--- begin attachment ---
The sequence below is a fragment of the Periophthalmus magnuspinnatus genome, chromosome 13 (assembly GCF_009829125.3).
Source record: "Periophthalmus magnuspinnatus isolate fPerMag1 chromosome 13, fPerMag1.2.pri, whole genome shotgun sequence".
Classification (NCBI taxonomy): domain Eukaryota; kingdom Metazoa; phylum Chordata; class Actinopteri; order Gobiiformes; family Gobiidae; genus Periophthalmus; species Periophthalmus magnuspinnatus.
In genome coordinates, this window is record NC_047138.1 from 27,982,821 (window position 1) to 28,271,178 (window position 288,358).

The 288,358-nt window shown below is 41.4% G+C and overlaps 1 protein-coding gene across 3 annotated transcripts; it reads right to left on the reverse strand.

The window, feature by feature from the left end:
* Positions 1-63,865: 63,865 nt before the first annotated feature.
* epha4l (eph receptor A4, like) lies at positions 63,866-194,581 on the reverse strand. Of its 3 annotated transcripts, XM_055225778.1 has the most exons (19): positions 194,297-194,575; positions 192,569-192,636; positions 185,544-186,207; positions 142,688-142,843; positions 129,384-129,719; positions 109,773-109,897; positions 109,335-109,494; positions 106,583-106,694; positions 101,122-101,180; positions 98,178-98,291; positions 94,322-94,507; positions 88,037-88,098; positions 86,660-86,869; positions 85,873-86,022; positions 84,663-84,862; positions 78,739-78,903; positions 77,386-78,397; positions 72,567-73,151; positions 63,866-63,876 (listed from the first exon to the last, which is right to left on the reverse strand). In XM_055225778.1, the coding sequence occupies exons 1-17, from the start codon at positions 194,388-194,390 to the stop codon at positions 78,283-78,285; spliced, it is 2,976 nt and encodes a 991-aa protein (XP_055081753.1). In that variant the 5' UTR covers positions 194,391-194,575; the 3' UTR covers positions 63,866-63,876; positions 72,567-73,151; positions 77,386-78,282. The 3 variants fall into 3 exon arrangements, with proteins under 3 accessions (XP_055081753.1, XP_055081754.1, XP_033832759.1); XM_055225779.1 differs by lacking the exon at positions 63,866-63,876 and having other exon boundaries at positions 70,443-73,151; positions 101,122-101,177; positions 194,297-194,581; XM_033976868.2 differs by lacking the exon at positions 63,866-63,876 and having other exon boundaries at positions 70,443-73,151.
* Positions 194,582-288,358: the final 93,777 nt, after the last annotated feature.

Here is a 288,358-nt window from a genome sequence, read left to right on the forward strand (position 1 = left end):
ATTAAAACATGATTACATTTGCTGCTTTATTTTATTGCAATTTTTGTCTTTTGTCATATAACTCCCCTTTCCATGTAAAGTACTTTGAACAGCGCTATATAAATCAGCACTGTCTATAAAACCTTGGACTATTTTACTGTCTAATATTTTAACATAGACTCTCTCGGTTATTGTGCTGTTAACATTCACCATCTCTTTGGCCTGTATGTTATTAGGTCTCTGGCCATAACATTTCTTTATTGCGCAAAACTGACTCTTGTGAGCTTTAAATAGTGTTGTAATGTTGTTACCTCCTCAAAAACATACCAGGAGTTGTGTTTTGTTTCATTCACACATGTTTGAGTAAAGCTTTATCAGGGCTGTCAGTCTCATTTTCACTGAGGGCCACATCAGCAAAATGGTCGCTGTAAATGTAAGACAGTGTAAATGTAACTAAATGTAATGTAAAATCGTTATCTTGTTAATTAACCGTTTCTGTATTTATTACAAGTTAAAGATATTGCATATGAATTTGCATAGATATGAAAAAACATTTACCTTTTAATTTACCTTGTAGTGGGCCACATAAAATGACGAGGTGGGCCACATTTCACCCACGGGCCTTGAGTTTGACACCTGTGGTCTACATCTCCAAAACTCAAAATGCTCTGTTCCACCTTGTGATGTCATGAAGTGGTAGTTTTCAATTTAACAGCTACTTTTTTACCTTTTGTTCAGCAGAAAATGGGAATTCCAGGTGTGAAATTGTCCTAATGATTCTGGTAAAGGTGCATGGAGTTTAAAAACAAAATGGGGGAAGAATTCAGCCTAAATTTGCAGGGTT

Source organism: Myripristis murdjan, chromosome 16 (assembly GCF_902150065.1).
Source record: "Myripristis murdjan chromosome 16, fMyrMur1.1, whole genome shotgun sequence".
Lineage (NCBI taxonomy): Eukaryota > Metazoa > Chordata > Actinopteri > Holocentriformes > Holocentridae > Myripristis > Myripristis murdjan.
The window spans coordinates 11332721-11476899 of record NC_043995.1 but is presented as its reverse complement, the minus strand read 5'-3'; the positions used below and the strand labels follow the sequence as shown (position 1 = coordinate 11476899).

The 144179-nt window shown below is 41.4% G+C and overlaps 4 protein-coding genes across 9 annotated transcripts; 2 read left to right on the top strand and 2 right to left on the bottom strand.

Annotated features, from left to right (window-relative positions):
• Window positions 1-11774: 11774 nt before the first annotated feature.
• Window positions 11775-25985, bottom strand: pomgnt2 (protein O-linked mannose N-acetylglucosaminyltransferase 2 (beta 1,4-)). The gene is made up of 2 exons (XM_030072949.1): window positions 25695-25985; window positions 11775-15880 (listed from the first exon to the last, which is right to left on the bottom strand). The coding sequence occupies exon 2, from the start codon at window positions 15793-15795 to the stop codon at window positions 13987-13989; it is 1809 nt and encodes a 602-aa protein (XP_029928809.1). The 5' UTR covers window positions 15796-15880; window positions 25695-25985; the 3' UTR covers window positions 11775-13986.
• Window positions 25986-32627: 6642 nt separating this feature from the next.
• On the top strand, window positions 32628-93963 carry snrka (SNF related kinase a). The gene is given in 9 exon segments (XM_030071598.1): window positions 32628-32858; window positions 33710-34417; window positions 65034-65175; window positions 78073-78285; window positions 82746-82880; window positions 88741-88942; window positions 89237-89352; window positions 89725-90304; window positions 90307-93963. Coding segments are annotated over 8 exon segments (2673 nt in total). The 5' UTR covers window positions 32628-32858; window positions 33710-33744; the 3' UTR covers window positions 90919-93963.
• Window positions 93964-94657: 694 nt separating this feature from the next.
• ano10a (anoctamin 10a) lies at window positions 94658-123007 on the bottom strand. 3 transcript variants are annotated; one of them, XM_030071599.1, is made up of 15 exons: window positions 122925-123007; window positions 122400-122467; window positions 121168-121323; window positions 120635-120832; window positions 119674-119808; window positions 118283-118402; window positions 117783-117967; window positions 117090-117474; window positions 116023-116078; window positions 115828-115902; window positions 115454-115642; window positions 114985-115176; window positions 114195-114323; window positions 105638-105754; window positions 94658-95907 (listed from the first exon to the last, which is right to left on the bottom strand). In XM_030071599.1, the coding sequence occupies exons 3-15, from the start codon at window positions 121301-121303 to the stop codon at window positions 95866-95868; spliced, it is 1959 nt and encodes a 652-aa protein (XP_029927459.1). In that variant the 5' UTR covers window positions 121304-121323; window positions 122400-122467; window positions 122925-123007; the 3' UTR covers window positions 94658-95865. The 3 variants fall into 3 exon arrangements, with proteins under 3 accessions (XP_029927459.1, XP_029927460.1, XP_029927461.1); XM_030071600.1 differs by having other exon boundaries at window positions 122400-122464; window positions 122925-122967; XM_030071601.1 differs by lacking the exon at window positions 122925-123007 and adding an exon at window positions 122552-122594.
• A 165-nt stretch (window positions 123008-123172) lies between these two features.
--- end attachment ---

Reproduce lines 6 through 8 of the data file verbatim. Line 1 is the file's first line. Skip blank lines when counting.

The window, feature by feature from the left end:
* Positions 1-63,865: 63,865 nt before the first annotated feature.
* epha4l (eph receptor A4, like) lies at positions 63,866-194,581 on the reverse strand. Of its 3 annotated transcripts, XM_055225778.1 has the most exons (19): positions 194,297-194,575; positions 192,569-192,636; positions 185,544-186,207; positions 142,688-142,843; positions 129,384-129,719; positions 109,773-109,897; positions 109,335-109,494; positions 106,583-106,694; positions 101,122-101,180; positions 98,178-98,291; positions 94,322-94,507; positions 88,037-88,098; positions 86,660-86,869; positions 85,873-86,022; positions 84,663-84,862; positions 78,739-78,903; positions 77,386-78,397; positions 72,567-73,151; positions 63,866-63,876 (listed from the first exon to the last, which is right to left on the reverse strand). In XM_055225778.1, the coding sequence occupies exons 1-17, from the start codon at positions 194,388-194,390 to the stop codon at positions 78,283-78,285; spliced, it is 2,976 nt and encodes a 991-aa protein (XP_055081753.1). In that variant the 5' UTR covers positions 194,391-194,575; the 3' UTR covers positions 63,866-63,876; positions 72,567-73,151; positions 77,386-78,282. The 3 variants fall into 3 exon arrangements, with proteins under 3 accessions (XP_055081753.1, XP_055081754.1, XP_033832759.1); XM_055225779.1 differs by lacking the exon at positions 63,866-63,876 and having other exon boundaries at positions 70,443-73,151; positions 101,122-101,177; positions 194,297-194,581; XM_033976868.2 differs by lacking the exon at positions 63,866-63,876 and having other exon boundaries at positions 70,443-73,151.